Diversity

Breaking the Digital Glass Ceiling as a Young Black Woman in Tech

Ms. Allen.

Nicole Allen is consultant at Brooklyn-based Wireless Generation, an education technology innovator. She’s worked in the private and public sectors and she is also a co-founder of Tiffany Allen Reed Scholarship Foundation, a North Carolina foundation focused on helping young women overcome financial barriers to college.

By the time I entered high school in Greensboro, North Carolina in the late nineties, I was already being encouraged to do more with the math and science potential I’d shown in middle school. I was directed into a specialized public school focused on science, technology, engineering and math (STEM) education, a far less common option for girls not that many years before.

Yet, even while I was being steered toward a “tech” future, and ostensibly breaking boundaries, I still had no idea what that future could look like, or where to turn to find out. This could be true for any young student with math and science talent, but for a young woman of color there were few mentors and even fewer role models. And this has not significantly changed. Read More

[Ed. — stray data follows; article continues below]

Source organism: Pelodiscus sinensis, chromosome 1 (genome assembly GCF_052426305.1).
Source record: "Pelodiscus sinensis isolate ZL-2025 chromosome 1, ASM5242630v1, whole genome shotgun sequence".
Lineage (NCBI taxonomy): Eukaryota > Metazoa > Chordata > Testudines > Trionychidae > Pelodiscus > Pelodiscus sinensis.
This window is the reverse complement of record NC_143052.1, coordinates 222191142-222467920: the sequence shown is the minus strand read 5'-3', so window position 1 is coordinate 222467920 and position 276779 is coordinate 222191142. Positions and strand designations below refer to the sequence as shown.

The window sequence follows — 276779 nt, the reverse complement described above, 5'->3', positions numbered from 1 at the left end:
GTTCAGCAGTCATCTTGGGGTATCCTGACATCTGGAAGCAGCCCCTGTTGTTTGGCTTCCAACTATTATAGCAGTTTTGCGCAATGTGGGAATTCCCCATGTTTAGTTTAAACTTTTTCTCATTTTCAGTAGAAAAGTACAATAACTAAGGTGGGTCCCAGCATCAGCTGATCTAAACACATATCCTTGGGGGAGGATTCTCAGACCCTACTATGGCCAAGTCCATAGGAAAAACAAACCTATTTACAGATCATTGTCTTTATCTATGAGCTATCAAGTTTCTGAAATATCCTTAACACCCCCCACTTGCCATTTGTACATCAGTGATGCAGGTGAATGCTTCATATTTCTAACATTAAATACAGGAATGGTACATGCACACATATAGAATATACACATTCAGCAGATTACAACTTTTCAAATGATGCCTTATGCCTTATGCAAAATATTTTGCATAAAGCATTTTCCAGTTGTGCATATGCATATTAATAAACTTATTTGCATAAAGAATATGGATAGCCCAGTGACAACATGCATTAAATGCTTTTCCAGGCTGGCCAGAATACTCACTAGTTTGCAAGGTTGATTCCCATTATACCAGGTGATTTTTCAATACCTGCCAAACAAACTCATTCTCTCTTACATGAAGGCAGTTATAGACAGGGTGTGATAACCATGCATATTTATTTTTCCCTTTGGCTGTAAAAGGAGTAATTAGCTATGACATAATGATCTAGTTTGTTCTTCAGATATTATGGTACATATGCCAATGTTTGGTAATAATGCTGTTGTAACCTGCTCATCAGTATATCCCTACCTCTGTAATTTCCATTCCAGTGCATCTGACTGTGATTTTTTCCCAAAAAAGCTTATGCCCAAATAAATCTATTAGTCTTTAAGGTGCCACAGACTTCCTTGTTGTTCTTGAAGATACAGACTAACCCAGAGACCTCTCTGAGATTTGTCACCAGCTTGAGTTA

Tech Talent Crunch

Despite Nine Percent Unemployment, Dumbo Startups Can’t Find People to Hire

(dumbo.is)

Jobs, jobs everywhere, and not a worker to fill them. In a city with nine percent unemployment, 17 Dumbo tech companies are struggling to fill 329 jobs in web development, mobile development, gaming and other related jobs, reports the New York Post. The agency HUGE needs to hire 50 people; Wireless Generation needs 150. Even DigitalDumbo, the local meetup and tech  blog, is hiring a community manager. “We are growing and positions open frequently!” says Carrot Creative. Read More